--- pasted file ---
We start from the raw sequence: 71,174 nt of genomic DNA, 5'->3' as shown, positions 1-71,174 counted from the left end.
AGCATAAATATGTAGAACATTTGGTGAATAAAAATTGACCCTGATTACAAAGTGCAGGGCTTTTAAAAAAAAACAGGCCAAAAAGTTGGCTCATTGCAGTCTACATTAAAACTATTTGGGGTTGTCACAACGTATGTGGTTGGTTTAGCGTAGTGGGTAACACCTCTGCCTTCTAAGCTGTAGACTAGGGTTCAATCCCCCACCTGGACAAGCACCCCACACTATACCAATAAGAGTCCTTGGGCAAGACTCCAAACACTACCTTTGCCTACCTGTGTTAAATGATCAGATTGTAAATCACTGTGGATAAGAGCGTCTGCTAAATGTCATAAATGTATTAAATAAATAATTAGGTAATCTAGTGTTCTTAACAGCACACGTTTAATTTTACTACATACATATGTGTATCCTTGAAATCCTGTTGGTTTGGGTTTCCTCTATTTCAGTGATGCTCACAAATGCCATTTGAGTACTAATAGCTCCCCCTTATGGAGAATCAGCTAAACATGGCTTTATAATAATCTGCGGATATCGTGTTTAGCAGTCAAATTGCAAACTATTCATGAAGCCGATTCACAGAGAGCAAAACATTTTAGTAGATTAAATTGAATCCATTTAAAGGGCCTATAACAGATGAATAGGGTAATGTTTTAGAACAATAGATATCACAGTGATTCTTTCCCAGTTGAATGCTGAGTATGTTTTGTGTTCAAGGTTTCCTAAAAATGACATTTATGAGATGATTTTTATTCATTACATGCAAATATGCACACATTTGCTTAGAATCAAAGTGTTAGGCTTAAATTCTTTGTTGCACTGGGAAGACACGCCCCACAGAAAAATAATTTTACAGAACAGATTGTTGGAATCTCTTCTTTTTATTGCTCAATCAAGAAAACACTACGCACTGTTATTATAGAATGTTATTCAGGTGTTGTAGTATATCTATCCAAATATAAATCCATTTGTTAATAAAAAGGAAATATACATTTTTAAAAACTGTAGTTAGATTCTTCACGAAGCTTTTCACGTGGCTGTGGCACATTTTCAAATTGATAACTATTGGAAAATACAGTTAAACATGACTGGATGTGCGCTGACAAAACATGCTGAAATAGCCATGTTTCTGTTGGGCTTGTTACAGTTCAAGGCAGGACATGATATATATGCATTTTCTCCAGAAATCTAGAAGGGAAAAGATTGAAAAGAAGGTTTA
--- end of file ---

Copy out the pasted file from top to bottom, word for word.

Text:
We start from the raw sequence: 71,174 nt of genomic DNA, 5'->3' as shown, positions 1-71,174 counted from the left end.
AGCATAAATATGTAGAACATTTGGTGAATAAAAATTGACCCTGATTACAAAGTGCAGGGCTTTTAAAAAAAAACAGGCCAAAAAGTTGGCTCATTGCAGTCTACATTAAAACTATTTGGGGTTGTCACAACGTATGTGGTTGGTTTAGCGTAGTGGGTAACACCTCTGCCTTCTAAGCTGTAGACTAGGGTTCAATCCCCCACCTGGACAAGCACCCCACACTATACCAATAAGAGTCCTTGGGCAAGACTCCAAACACTACCTTTGCCTACCTGTGTTAAATGATCAGATTGTAAATCACTGTGGATAAGAGCGTCTGCTAAATGTCATAAATGTATTAAATAAATAATTAGGTAATCTAGTGTTCTTAACAGCACACGTTTAATTTTACTACATACATATGTGTATCCTTGAAATCCTGTTGGTTTGGGTTTCCTCTATTTCAGTGATGCTCACAAATGCCATTTGAGTACTAATAGCTCCCCCTTATGGAGAATCAGCTAAACATGGCTTTATAATAATCTGCGGATATCGTGTTTAGCAGTCAAATTGCAAACTATTCATGAAGCCGATTCACAGAGAGCAAAACATTTTAGTAGATTAAATTGAATCCATTTAAAGGGCCTATAACAGATGAATAGGGTAATGTTTTAGAACAATAGATATCACAGTGATTCTTTCCCAGTTGAATGCTGAGTATGTTTTGTGTTCAAGGTTTCCTAAAAATGACATTTATGAGATGATTTTTATTCATTACATGCAAATATGCACACATTTGCTTAGAATCAAAGTGTTAGGCTTAAATTCTTTGTTGCACTGGGAAGACACGCCCCACAGAAAAATAATTTTACAGAACAGATTGTTGGAATCTCTTCTTTTTATTGCTCAATCAAGAAAACACTACGCACTGTTATTATAGAATGTTATTCAGGTGTTGTAGTATATCTATCCAAATATAAATCCATTTGTTAATAAAAAGGAAATATACATTTTTAAAAACTGTAGTTAGATTCTTCACGAAGCTTTTCACGTGGCTGTGGCACATTTTCAAATTGATAACTATTGGAAAATACAGTTAAACATGACTGGATGTGCGCTGACAAAACATGCTGAAATAGCCATGTTTCTGTTGGGCTTGTTACAGTTCAAGGCAGGACATGATATATATGCATTTTCTCCAGAAATCTAGAAGGGAAAAGATTGAAAAGAAGGTTTA